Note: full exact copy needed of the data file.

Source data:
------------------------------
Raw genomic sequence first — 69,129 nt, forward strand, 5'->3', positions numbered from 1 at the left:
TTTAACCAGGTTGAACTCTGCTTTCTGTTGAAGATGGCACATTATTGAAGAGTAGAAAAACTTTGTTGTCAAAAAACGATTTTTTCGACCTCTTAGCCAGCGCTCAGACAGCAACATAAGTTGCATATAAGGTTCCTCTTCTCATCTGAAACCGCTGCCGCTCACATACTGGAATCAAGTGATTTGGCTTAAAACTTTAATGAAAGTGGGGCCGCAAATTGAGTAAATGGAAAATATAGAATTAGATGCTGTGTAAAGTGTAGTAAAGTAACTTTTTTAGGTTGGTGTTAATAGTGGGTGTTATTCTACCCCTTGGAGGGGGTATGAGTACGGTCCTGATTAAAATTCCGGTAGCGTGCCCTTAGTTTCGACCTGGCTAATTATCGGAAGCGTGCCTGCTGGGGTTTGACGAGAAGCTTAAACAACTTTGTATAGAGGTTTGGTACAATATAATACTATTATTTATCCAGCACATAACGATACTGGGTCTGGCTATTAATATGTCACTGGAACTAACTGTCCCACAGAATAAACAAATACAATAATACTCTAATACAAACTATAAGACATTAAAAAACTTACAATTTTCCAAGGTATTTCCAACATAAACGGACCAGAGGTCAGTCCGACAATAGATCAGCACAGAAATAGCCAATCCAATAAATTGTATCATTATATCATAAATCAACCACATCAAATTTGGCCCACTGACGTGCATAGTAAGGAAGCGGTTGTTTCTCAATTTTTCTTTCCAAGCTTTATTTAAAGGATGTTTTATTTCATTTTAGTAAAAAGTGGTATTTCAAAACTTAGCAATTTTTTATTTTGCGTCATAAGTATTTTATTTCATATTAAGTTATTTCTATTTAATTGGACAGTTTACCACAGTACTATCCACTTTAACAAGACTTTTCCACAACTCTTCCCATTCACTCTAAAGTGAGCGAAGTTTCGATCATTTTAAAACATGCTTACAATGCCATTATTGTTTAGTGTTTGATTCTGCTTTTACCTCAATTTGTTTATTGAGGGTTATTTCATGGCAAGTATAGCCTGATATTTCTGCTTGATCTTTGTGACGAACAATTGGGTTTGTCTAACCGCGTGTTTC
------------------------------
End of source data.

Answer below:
Raw genomic sequence first — 69,129 nt, forward strand, 5'->3', positions numbered from 1 at the left:
TTTAACCAGGTTGAACTCTGCTTTCTGTTGAAGATGGCACATTATTGAAGAGTAGAAAAACTTTGTTGTCAAAAAACGATTTTTTCGACCTCTTAGCCAGCGCTCAGACAGCAACATAAGTTGCATATAAGGTTCCTCTTCTCATCTGAAACCGCTGCCGCTCACATACTGGAATCAAGTGATTTGGCTTAAAACTTTAATGAAAGTGGGGCCGCAAATTGAGTAAATGGAAAATATAGAATTAGATGCTGTGTAAAGTGTAGTAAAGTAACTTTTTTAGGTTGGTGTTAATAGTGGGTGTTATTCTACCCCTTGGAGGGGGTATGAGTACGGTCCTGATTAAAATTCCGGTAGCGTGCCCTTAGTTTCGACCTGGCTAATTATCGGAAGCGTGCCTGCTGGGGTTTGACGAGAAGCTTAAACAACTTTGTATAGAGGTTTGGTACAATATAATACTATTATTTATCCAGCACATAACGATACTGGGTCTGGCTATTAATATGTCACTGGAACTAACTGTCCCACAGAATAAACAAATACAATAATACTCTAATACAAACTATAAGACATTAAAAAACTTACAATTTTCCAAGGTATTTCCAACATAAACGGACCAGAGGTCAGTCCGACAATAGATCAGCACAGAAATAGCCAATCCAATAAATTGTATCATTATATCATAAATCAACCACATCAAATTTGGCCCACTGACGTGCATAGTAAGGAAGCGGTTGTTTCTCAATTTTTCTTTCCAAGCTTTATTTAAAGGATGTTTTATTTCATTTTAGTAAAAAGTGGTATTTCAAAACTTAGCAATTTTTTATTTTGCGTCATAAGTATTTTATTTCATATTAAGTTATTTCTATTTAATTGGACAGTTTACCACAGTACTATCCACTTTAACAAGACTTTTCCACAACTCTTCCCATTCACTCTAAAGTGAGCGAAGTTTCGATCATTTTAAAACATGCTTACAATGCCATTATTGTTTAGTGTTTGATTCTGCTTTTACCTCAATTTGTTTATTGAGGGTTATTTCATGGCAAGTATAGCCTGATATTTCTGCTTGATCTTTGTGACGAACAATTGGGTTTGTCTAACCGCGTGTTTC